"The companies were demanding you offset debts using cattle, goats, farming implements and sometimes your bed if your produce failed to cover for loaned inputs. Imagine young men probably between the ages of 19 and 20 assaulting old men and women on behalf of the companies over failure to settle their debts.

"They thought everyone who did not deliver enough to cover their loans was withholding the crop. They failed to consider that farmers had not produced enough due to the poor weather patterns and that the prices were making it difficult for them to offset their debts. I couldn't stomach this so I moved into tobacco production," he added.

Another farmer, Ms Catherine Tambudza, said the shortage of inputs had forced them out of the growing of cotton.

"We literally had nothing from our crop last season and hence could not secure fertilisers and seed to go back into the fields. The prices these companies were offering per kilogramme of cotton could not cover the price for fertilisers, chemicals and seed. The companies even denied us the inputs over unpaid debts. It was as good as growing crop on their behalf. This has forced us to go into growing of alternative crops serve for a few hectares. The seasonal cotton prices were a dangerous setback to farming in the area," she said.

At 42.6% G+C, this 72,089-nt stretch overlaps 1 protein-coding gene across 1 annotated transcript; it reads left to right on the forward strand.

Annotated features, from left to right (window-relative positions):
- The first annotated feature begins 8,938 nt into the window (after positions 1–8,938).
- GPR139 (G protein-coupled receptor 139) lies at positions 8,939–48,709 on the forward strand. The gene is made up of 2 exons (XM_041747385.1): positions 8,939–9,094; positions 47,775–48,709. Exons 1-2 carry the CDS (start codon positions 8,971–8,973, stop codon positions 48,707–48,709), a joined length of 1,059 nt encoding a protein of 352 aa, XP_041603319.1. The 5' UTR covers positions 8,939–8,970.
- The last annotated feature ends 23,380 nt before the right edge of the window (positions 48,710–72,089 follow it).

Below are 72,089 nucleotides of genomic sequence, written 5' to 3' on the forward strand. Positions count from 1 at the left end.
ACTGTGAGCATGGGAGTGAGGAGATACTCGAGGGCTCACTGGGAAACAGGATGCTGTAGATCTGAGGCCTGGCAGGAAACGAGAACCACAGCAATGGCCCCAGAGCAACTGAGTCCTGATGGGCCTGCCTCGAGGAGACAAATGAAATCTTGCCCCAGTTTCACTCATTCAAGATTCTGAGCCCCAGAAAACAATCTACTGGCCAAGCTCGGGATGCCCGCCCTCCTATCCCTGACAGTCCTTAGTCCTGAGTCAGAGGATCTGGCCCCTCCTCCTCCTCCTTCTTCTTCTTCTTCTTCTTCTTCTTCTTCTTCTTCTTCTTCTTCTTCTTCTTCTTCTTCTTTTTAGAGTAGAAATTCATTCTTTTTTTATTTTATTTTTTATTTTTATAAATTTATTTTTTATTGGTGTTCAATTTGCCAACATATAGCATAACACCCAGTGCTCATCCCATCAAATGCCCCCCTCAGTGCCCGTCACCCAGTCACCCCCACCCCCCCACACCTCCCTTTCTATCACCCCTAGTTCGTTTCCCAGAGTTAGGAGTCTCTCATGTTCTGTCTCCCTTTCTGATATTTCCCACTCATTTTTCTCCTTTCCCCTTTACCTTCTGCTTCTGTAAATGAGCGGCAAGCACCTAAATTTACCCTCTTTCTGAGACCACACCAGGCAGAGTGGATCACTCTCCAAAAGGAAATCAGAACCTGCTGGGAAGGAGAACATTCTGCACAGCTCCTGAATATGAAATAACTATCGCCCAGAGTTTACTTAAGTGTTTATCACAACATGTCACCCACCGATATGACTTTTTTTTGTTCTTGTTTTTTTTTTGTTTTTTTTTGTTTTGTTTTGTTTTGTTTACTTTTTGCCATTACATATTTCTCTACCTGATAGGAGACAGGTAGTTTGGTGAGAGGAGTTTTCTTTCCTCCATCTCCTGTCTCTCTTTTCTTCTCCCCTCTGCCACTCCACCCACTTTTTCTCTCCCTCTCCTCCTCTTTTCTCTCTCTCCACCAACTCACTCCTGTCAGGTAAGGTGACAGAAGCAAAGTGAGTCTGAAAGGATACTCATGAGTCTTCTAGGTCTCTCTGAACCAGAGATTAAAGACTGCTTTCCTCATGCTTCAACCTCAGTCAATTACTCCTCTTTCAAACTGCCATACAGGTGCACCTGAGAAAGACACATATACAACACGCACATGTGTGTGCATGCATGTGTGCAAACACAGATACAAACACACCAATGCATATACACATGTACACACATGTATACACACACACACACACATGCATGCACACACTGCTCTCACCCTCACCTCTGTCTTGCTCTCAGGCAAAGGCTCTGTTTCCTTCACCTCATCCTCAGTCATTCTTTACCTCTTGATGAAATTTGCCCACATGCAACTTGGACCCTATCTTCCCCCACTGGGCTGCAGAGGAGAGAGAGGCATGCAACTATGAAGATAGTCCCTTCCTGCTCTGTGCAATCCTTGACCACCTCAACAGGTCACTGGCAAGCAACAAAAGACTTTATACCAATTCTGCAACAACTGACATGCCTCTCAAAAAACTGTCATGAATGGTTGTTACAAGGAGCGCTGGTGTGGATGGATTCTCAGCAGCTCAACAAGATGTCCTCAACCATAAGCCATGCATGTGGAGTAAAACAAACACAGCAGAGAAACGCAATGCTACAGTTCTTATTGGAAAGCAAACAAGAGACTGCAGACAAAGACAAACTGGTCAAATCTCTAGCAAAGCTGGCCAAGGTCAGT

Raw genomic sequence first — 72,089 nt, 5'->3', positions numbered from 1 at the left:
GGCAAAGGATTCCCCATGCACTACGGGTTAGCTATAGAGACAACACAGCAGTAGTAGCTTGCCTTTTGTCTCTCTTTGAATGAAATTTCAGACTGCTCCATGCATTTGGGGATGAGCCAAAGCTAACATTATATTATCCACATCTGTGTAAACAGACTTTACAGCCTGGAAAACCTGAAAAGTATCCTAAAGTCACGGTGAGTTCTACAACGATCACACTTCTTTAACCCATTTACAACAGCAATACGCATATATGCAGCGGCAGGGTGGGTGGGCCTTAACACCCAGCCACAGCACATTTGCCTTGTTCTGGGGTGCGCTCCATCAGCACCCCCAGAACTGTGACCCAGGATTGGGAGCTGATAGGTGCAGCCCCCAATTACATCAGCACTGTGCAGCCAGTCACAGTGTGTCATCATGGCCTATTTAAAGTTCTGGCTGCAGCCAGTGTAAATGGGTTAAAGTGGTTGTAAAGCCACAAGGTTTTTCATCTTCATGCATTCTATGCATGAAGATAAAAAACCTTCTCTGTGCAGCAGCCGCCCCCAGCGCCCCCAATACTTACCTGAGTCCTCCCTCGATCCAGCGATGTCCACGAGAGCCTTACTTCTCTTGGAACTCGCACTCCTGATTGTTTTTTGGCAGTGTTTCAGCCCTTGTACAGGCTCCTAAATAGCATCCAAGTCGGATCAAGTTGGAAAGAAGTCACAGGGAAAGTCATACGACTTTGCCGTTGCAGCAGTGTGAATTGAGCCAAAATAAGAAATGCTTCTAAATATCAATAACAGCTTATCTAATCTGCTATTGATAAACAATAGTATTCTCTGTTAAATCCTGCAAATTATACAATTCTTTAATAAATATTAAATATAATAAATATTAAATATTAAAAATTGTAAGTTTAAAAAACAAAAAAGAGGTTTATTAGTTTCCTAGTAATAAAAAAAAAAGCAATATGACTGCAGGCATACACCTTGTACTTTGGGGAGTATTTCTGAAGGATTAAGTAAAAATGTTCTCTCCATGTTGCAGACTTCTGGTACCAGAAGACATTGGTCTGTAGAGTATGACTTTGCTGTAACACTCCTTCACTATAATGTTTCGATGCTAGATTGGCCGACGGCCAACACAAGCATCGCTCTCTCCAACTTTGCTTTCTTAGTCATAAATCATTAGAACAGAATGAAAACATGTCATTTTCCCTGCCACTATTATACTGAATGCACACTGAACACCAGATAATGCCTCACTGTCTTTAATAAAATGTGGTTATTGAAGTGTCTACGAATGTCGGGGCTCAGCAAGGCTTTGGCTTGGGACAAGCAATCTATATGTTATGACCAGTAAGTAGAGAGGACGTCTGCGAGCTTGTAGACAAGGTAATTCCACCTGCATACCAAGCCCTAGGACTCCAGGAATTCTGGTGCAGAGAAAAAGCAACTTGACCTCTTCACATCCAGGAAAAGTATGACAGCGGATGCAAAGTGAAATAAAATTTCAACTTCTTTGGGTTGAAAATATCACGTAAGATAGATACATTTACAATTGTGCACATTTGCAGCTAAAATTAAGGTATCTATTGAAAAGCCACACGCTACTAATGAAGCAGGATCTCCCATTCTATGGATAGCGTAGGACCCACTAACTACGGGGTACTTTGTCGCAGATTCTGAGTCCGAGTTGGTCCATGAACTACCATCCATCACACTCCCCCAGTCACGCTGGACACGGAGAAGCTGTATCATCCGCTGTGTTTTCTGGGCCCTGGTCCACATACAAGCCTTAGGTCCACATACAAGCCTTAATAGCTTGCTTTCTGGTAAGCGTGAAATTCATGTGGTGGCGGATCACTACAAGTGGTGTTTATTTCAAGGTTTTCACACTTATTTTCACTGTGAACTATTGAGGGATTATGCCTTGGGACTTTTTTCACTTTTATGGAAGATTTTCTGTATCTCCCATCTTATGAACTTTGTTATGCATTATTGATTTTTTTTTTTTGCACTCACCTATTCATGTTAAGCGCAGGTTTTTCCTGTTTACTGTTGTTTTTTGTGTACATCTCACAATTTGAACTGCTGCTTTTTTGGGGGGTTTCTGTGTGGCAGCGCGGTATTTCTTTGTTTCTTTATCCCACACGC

Her sentiments were collaborated by Agritex officers in the area who said cotton companies had only given inputs to those farmers who had paid their inputs in full for last season. They said cotton companies had actually held to the inputs thereby knocking off even those farmers who wanted to do cotton this season. This they argued has lowered the total cotton acreage in the area.

Mr Clayton Maganga, an Agritex officer, said in his area farmers had an average of half an acre of cotton that a result of a combination of factors among them prices and unavailability of inputs.

"Cotton companies offered inputs to farmers who had paid their debts in full and this forced those farmers who were left out into other crops. Some of them are now cutting stems of last year's crop so that it reshoots with some using returned seed.

"Most of them are trying their luck on tobacco and with the amount of rains we are getting the farmers are likely to get a better crop.

"Others had hoped to try soyabeans but the company that had promised to contract them did not come back forcing farmers to opt for maize," Mr Maganga said.

The fall in cotton production in Mt Darwin has been replicated in other cotton producing areas after two-year fall in returns for growers. Cotton Ginners' Association director-general Mr Godfrey Buka said the agreed pricing formula used in Zimbabwe took into account three variables, namely the growers' cost of production; the ginners cost of production; and the international lint price at the time the lint is sold. He said the association could only pay a price that would keep their members in business.

Zimbabwe Farmers' Union second vice president Mr Berean Mukwende said ZFU was aware of the decline in cotton production in the country and particularly in high-rainfall areas such as Hurungwe and Mt Darwin.

Farmers in drier areas like Gokwe and Chiredzi and all areas in Lowveld have, however, remained with the crop because they have no alternative.